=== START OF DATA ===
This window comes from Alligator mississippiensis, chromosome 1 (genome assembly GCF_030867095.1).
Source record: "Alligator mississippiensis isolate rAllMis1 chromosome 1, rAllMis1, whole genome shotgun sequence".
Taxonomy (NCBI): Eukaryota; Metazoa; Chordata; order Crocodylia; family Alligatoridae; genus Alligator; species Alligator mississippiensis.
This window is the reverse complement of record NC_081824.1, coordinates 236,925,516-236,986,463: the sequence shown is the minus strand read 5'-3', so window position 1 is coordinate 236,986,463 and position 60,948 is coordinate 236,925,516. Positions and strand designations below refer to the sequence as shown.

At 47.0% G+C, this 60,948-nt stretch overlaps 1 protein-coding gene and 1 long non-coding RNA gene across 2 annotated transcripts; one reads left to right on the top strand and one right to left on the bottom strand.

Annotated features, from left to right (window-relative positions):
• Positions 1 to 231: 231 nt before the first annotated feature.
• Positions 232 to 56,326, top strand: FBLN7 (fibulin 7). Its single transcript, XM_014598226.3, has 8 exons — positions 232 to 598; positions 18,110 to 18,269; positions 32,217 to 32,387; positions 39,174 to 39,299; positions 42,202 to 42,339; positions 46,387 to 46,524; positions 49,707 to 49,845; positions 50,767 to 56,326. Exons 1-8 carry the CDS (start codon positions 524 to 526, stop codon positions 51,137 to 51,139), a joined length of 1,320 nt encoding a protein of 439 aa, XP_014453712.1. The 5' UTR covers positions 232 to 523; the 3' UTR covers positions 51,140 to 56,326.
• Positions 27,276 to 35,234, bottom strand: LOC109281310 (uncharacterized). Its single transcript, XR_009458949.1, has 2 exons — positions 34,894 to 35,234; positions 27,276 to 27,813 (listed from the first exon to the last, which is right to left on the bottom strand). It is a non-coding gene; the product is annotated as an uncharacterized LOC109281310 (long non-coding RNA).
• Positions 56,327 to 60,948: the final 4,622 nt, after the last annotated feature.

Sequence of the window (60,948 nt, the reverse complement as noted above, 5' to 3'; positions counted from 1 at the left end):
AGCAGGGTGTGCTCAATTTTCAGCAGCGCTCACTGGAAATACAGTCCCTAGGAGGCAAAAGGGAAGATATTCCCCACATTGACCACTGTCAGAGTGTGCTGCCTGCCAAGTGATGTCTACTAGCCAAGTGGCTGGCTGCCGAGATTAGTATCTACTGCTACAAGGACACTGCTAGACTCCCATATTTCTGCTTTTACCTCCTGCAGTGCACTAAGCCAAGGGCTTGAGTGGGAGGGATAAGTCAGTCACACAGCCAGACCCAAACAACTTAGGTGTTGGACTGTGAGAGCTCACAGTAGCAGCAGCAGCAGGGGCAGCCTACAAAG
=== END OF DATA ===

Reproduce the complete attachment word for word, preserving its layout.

This window comes from Alligator mississippiensis, chromosome 1 (genome assembly GCF_030867095.1).
Source record: "Alligator mississippiensis isolate rAllMis1 chromosome 1, rAllMis1, whole genome shotgun sequence".
Taxonomy (NCBI): Eukaryota; Metazoa; Chordata; order Crocodylia; family Alligatoridae; genus Alligator; species Alligator mississippiensis.
This window is the reverse complement of record NC_081824.1, coordinates 236,925,516-236,986,463: the sequence shown is the minus strand read 5'-3', so window position 1 is coordinate 236,986,463 and position 60,948 is coordinate 236,925,516. Positions and strand designations below refer to the sequence as shown.

At 47.0% G+C, this 60,948-nt stretch overlaps 1 protein-coding gene and 1 long non-coding RNA gene across 2 annotated transcripts; one reads left to right on the top strand and one right to left on the bottom strand.

Annotated features, from left to right (window-relative positions):
• Positions 1 to 231: 231 nt before the first annotated feature.
• Positions 232 to 56,326, top strand: FBLN7 (fibulin 7). Its single transcript, XM_014598226.3, has 8 exons — positions 232 to 598; positions 18,110 to 18,269; positions 32,217 to 32,387; positions 39,174 to 39,299; positions 42,202 to 42,339; positions 46,387 to 46,524; positions 49,707 to 49,845; positions 50,767 to 56,326. Exons 1-8 carry the CDS (start codon positions 524 to 526, stop codon positions 51,137 to 51,139), a joined length of 1,320 nt encoding a protein of 439 aa, XP_014453712.1. The 5' UTR covers positions 232 to 523; the 3' UTR covers positions 51,140 to 56,326.
• Positions 27,276 to 35,234, bottom strand: LOC109281310 (uncharacterized). Its single transcript, XR_009458949.1, has 2 exons — positions 34,894 to 35,234; positions 27,276 to 27,813 (listed from the first exon to the last, which is right to left on the bottom strand). It is a non-coding gene; the product is annotated as an uncharacterized LOC109281310 (long non-coding RNA).
• Positions 56,327 to 60,948: the final 4,622 nt, after the last annotated feature.

Sequence of the window (60,948 nt, the reverse complement as noted above, 5' to 3'; positions counted from 1 at the left end):
AGCAGGGTGTGCTCAATTTTCAGCAGCGCTCACTGGAAATACAGTCCCTAGGAGGCAAAAGGGAAGATATTCCCCACATTGACCACTGTCAGAGTGTGCTGCCTGCCAAGTGATGTCTACTAGCCAAGTGGCTGGCTGCCGAGATTAGTATCTACTGCTACAAGGACACTGCTAGACTCCCATATTTCTGCTTTTACCTCCTGCAGTGCACTAAGCCAAGGGCTTGAGTGGGAGGGATAAGTCAGTCACACAGCCAGACCCAAACAACTTAGGTGTTGGACTGTGAGAGCTCACAGTAGCAGCAGCAGCAGGGGCAGCCTACAAAG